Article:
By JESSICA PASLEY/ Special to the Courier
Michelle Browning never imagined her nursing skills would save the life of her youngest child. But without her natural instinct to begin CPR her daughter, 9-year-old Lexi, may not have survived after her heart suddenly stopped.
"We didn't know anything was wrong until June 9," said Lexi's mom, Michelle Browning. "We were at a friend's house for a get-together. Someone yelled that Lexi had fallen. I assumed it was one of those 'fall down and skin your knee' type of things, but she was in full cardiac arrest."
Lexi was rushed to the Monroe Carell Jr Children's Hospital at Vanderbilt where tests revealed the diagnosis - restrictive cardiomyopathy. Doctors told her parents her only option for long-term survival was a heart transplant.
Lexi spent more than a week at Vanderbilt while doctors worked to stabilize her condition, placed her on the heart transplant list and implanted a defibrillator in case her heart needed to be shocked back into rhythm while waiting on a new heart.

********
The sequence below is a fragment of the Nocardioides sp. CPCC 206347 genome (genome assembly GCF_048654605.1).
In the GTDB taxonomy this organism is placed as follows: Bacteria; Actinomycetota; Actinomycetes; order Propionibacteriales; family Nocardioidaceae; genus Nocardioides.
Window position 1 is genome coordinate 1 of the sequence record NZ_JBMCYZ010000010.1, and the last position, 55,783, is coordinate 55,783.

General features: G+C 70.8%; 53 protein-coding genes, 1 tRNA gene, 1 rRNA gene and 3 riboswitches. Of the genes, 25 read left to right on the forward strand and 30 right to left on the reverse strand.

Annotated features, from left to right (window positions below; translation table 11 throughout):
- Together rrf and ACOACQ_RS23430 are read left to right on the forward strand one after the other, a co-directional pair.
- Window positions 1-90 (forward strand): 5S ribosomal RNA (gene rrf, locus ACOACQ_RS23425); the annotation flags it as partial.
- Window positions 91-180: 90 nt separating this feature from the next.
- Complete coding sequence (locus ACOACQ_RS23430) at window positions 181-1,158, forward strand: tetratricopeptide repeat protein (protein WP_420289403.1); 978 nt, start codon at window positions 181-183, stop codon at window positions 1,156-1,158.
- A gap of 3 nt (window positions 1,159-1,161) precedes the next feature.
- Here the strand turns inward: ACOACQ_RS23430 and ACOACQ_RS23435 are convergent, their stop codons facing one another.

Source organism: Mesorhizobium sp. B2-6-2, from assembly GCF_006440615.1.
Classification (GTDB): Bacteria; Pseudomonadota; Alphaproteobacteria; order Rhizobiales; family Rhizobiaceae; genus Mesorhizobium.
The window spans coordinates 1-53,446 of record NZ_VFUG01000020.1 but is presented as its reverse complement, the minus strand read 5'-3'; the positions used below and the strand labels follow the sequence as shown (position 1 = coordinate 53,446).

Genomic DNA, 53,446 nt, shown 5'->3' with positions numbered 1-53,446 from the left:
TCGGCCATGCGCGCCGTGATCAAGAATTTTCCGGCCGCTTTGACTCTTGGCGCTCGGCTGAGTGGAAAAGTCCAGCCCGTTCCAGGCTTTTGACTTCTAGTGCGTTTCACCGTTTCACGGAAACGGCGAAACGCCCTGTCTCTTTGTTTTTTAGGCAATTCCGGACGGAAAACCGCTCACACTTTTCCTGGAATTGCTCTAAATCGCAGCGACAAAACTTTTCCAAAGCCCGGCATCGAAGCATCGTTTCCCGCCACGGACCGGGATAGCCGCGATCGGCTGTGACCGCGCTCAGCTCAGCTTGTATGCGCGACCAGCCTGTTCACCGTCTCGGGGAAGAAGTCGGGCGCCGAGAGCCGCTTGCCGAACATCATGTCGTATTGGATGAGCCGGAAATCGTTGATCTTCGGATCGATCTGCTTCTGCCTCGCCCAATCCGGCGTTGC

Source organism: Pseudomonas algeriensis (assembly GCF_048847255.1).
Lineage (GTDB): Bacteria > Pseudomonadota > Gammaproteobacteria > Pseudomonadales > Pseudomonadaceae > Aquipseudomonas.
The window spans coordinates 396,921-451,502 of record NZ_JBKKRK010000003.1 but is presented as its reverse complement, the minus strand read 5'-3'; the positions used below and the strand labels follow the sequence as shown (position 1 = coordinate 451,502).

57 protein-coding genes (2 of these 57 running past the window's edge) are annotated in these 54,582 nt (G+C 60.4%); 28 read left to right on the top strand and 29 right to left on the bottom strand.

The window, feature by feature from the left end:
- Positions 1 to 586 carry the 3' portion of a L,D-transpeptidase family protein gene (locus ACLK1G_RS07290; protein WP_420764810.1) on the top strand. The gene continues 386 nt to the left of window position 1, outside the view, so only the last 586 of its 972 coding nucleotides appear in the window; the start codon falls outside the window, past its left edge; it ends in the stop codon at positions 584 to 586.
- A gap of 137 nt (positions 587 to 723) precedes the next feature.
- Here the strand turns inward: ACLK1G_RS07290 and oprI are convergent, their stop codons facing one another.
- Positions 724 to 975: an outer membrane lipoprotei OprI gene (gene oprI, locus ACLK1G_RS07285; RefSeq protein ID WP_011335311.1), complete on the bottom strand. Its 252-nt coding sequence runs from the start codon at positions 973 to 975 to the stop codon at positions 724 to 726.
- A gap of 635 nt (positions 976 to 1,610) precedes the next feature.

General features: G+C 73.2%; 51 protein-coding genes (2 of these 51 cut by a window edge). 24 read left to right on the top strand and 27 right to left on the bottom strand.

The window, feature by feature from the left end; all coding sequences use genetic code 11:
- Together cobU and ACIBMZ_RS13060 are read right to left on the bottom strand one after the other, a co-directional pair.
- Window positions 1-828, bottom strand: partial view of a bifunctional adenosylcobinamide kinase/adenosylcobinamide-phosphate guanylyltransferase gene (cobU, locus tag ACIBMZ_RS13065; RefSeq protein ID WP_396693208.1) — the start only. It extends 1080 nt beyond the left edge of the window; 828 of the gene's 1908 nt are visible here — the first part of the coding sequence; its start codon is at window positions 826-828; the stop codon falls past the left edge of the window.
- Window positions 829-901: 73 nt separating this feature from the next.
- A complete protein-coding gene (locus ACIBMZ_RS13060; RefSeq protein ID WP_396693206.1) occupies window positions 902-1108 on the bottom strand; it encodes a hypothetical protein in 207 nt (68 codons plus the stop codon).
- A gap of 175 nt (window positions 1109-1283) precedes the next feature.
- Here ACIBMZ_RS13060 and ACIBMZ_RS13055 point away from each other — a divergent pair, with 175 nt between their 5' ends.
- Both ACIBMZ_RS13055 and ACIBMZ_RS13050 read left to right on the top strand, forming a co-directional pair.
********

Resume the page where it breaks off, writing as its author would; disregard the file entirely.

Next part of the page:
Today, Lexi is recovering after receiving that life-saving heart transplant on Jan. 17.
According to her cardiologist, Debra Dodd, M.D., her prognosis is excellent.
"Her chances of being alive 10-15 years down the road and longer are great," said Dodd, associate professor of Pediatrics. "She has really done well with her new heart and has had absolutely no issues.
"The miraculous thing, outside of her mom being able to jump in and provide CPR, giving her a second chance at life, is that she has really sailed through this transplant. Her new heart is working wonderfully."
Restrictive cardiomyopathy, the least common form in the United States, occurs rarely in children. With restrictive cardiomyopathy, the walls of the lower chambers of the heart become